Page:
State v. Creighton, 55428

CourtUnited States State Supreme Court of Iowa
Citation201 N.W.2d 471
Docket NumberNo. 55428,55428
PartiesSTATE of Iowa, Appellee, v. Harold Lee CREIGHTON, Appellant.
Decision Date18 October 1972

Reynoldson, Brown & Van Werden, Osceola, for appellant.

Richard C. Turner, Atty. Gen., and C. Joseph Coleman, Asst. Atty. Gen., and Robert C. Stewart, County Atty., for appellee.

Heard before MOORE, C.J., and MASON, RAWLINGS, LeGRAND and REES, JJ.

LeGRAND, Justice.

Defendant's appeal following his conviction for operating a motor vehicle while under the influence of an alcoholic beverage in violation of section 321.281, The Code, alleges error in the trial court's failure to sustain his motion for a directed verdict at the close of all the evidence. We reverse; and since we hold defendant was entitled to have his motion for directed verdict sustained, we direct that a judgment of acquittal be entered.

Defendant's motion asserts the evidence was insufficient to carry the case to the jury on the following grounds: (1) There was no competent evidence to show venue in Decatur County; (2) there was no evidence to establish that defendant was the driver of the motor vehicle involved in the accident which led to his arrest; and (3) there was no evidence he was under the influence of an alcoholic beverage at the time he is alleged to have been driving.

The State counters all of defendant's arguments by relying on the principle that proof by circumstantial evidence suffices. The State claims there was enough circumstantial evidence to make a jury case.

In the case before us the State was required to prove three things: venue; that defendant was under the influence of an alcoholic beverage; and that he drove a motor vehicle while in that condition. Proof of the first two propositions, while meager, was adequate to survive a motion for directed verdict under the rule that we view the evidence in the light most favorable to the State when considering such a motion. State v. Gray, 199 N.W.2d 57, 59 (Iowa 1971); State v. Garrett, 173 N.W.2d 87, 89 (Iowa 1969).

Venue was established by resorting to the helpful circumstantial evidence rule and the even more friendly principle that in deciding venue questions we may take judicial notice of the location of towns, geographical boundaries and certain designated places when shown to be within a certain distance of an established point. State v. Wardenburg, 261 Iowa 1395, 1403, 158 N.W.2d 147, 151 (1968); State v. Ladd, 252 Iowa 487, 489, 490, 106 N.W.2d 100, 101 (1960).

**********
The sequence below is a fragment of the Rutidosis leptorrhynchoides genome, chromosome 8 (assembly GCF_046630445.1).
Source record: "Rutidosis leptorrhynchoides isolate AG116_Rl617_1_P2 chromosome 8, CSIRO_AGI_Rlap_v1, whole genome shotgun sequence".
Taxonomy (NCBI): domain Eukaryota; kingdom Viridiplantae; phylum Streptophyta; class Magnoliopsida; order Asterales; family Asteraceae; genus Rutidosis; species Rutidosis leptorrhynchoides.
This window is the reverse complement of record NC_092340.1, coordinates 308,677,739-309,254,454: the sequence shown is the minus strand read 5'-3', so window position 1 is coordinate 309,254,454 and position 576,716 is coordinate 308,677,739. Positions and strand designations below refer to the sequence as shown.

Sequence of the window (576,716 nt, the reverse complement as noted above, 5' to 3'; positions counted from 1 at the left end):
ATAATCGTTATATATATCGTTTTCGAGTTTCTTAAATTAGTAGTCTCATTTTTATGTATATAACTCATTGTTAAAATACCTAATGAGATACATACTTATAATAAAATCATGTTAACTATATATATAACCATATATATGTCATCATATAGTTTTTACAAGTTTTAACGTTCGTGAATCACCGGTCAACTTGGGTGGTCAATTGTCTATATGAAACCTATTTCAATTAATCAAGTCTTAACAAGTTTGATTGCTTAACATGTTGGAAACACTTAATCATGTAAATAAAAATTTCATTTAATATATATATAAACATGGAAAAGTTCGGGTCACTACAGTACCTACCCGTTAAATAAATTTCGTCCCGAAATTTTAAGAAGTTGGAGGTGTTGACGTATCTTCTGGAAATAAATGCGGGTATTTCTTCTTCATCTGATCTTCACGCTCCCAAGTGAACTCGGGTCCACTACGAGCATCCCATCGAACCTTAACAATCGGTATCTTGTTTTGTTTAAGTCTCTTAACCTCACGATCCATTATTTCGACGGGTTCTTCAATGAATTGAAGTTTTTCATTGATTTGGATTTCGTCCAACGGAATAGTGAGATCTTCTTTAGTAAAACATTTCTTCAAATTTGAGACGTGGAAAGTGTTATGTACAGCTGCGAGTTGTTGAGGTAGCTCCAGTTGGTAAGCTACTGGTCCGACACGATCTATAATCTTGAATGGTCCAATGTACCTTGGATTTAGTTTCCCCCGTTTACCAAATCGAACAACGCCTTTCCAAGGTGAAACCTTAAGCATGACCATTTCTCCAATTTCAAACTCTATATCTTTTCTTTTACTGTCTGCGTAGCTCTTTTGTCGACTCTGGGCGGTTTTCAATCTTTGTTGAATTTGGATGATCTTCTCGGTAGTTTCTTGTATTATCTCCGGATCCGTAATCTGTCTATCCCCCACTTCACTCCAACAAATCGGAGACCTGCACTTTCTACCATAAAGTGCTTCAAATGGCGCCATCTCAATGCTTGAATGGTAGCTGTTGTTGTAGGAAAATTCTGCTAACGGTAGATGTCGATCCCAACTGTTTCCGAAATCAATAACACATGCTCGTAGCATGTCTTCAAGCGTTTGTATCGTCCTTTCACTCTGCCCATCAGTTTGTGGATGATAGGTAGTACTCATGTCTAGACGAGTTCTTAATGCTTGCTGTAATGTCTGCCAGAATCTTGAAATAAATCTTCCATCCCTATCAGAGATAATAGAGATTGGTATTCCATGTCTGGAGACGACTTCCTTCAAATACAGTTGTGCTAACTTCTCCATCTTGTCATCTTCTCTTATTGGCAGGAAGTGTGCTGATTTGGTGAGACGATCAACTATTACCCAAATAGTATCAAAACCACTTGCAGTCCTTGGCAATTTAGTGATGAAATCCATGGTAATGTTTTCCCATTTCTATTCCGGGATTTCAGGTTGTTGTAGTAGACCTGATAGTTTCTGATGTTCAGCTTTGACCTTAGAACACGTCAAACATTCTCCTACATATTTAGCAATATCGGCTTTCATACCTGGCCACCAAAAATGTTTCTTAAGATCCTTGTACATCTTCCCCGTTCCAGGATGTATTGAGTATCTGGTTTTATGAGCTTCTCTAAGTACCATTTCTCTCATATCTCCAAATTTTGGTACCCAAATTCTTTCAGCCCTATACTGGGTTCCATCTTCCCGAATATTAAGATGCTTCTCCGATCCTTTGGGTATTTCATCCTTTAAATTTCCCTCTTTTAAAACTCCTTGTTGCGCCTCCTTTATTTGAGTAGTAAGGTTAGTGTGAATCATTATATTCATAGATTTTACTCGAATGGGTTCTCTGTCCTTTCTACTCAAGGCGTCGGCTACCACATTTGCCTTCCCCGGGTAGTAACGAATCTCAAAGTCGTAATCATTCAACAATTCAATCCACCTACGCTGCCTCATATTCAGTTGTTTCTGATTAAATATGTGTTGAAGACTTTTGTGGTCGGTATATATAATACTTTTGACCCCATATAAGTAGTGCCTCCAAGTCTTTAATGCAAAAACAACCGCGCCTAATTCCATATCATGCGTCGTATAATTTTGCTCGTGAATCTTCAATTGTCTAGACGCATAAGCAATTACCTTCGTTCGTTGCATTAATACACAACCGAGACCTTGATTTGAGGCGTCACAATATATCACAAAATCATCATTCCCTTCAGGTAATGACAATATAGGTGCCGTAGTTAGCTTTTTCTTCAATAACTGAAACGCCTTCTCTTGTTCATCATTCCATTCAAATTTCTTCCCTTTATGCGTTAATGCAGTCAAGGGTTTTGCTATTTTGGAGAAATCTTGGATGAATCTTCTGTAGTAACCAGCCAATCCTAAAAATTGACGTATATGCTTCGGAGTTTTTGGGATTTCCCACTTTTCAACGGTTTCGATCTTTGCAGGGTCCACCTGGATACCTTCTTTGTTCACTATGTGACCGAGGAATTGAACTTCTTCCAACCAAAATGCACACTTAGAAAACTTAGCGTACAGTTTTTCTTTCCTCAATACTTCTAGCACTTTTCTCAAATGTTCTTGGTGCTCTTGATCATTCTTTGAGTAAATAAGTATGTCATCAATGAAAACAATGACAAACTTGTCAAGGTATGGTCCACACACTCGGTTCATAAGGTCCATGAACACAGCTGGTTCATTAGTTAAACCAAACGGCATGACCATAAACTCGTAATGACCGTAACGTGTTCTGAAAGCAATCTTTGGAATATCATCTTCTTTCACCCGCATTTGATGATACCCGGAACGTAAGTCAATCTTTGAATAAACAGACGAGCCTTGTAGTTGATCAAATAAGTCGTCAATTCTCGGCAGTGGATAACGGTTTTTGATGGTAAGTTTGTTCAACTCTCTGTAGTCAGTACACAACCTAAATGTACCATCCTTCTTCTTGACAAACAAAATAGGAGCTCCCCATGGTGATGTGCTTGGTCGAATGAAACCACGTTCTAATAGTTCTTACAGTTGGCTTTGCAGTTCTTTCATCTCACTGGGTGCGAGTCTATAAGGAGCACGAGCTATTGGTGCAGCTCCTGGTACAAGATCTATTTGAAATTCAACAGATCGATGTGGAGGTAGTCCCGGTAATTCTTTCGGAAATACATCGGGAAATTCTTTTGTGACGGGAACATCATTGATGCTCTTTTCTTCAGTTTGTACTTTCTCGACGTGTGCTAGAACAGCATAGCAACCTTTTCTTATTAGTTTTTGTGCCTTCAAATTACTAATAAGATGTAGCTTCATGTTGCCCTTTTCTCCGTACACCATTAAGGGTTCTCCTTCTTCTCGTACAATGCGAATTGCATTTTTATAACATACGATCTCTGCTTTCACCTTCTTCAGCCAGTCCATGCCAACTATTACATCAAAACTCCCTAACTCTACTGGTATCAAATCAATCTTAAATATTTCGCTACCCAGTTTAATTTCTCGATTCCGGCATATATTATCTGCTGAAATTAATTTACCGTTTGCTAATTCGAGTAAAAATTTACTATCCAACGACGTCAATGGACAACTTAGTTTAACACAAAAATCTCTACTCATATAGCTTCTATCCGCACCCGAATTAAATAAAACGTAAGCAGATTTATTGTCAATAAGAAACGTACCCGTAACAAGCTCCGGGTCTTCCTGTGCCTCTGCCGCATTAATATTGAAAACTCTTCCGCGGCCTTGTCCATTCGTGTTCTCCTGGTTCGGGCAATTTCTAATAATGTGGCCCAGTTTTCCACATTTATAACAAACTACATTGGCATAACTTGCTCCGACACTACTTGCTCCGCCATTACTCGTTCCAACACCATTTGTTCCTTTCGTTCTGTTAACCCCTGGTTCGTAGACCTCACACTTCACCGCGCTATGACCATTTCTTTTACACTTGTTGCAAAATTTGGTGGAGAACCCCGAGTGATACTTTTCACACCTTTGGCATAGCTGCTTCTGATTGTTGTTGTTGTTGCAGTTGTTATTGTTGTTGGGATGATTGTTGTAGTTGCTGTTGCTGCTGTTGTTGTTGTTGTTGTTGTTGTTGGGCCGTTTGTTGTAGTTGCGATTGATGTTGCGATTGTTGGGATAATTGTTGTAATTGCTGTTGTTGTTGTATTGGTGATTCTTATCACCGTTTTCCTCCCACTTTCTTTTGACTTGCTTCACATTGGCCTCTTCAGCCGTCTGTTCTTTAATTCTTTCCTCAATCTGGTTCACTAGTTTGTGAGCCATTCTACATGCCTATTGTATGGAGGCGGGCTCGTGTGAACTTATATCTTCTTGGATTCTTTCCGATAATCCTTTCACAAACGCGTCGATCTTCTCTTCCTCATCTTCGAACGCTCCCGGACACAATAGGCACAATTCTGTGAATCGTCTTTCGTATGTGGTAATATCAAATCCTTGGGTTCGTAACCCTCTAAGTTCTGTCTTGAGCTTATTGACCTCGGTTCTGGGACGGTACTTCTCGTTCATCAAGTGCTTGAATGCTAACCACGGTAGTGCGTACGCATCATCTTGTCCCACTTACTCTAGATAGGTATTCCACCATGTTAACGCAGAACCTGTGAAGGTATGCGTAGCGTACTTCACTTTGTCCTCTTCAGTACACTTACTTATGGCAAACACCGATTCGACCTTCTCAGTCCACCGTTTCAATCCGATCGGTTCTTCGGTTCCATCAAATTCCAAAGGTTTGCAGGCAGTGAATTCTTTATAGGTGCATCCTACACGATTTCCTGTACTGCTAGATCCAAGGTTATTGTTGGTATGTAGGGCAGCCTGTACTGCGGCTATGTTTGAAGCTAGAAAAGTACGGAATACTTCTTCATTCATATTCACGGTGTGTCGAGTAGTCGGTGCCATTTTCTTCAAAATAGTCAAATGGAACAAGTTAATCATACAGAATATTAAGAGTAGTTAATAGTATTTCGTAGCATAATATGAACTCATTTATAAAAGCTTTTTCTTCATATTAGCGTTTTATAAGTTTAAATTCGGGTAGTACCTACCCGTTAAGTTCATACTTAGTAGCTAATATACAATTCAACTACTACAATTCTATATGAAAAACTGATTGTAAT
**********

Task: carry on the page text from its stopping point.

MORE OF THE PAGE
We also find enough evidence--barely--to identify defendant as the driver of the vehicle involved in this single-car accident. When the patrolman arrived at the scene, defendant was wandering about in the center of the highway. He was blood-stained and had a head injury. As the officer approached him, defendant volunteered the statement, 'Big God-damn deal. Harold wrecked his car. Missed a car, ran into the ditch.'

We believe this terse and graphic description of the accident in which defendant used his own given name apparently to identify who drove the car into the ditch is evidence from which the jury could find defendant was driving at the time of the accident.

This brings us to the third issue the State must prove--that defendant was under the influence of an alcoholic beverage while operating a motor vehicle.

No sobriety tests of any kind were administered. The only evidence that defendant was 'under the influence' is the opinion testimony of Officer Thomas. Clearly this made a jury question on that issue At the time of arrest; but that does not answer the objection raised at trial and now urged here. The ultimate question which must be answered by proof beyond a reasonable doubt is this: Was defendant in that condition while driving a motor vehicle?

We hold the record is completely silent on this vital point. The accident was a one-car event. There were no witnesses. We have no way of knowing when it occurred; how much later the highway patrolman arrived (he refused to say); or what transpired between the time of the...

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22 cases
  • U.S. v. DuBois
    • United States
    • United States Courts of Appeals. United States Court of Appeals (8th Circuit)
    • April 9, 1981
    ...of intoxication or drinking at the earlier time. See, e. g., People v. Wells, 103 Ill.App.2d 128, 243 N.E.2d 427 (1968); State v. Creighton, 201 N.W.2d 471 (Iowa 1972) (and cases cited therein); State v. Dodson, 496 S.W.2d 272 (Mo.Ct.App.1973); State v. Kaloustian, 212 N.W.2d 843 (N.D.1973)......
  • POULNOT v. DISTRICT OF COLUMBIA, 91-CT-477
    • United States
    • Court of Appeals of Columbia District
    • May 1, 1992
    ...sustain convictions based on mere suspicion. See, e.g., Thomas v. State, 277 Md. 314, 325, 353 A.2d 256, 262 (1976);8 State v. Creighton, 201 N.W.2d 471, 473 (Iowa 1972). We have no quarrel with these holdings. In the present case, however, the circumstantial evidence, when viewed (as it mu......
  • State v. Jensen
    • United States
    • United States State Supreme Court of Iowa
    • March 27, 1974
    ...not presented on his identity. There was ample circumstantial evidence identifying him at the scene of the accident. See State v. Creighton, 201 N.W.2d 471 (Iowa 1972). Defendant also complains he was not identified at trial as the one accused and who committed the crime alleged. Identity i......
  • State v. Prociuk
    • United States
    • New Jersey County Court
    • December 15, 1976
    ...New Jersey which are directly on point, but there are two cases from without the State, which the court considered. In State v. Creighton, 201 N.W.2d 471 (Iowa Sup.1972), the arresting officer came upon an injured person wandering near a car stuck in a ditch. The court held that it was a qu......
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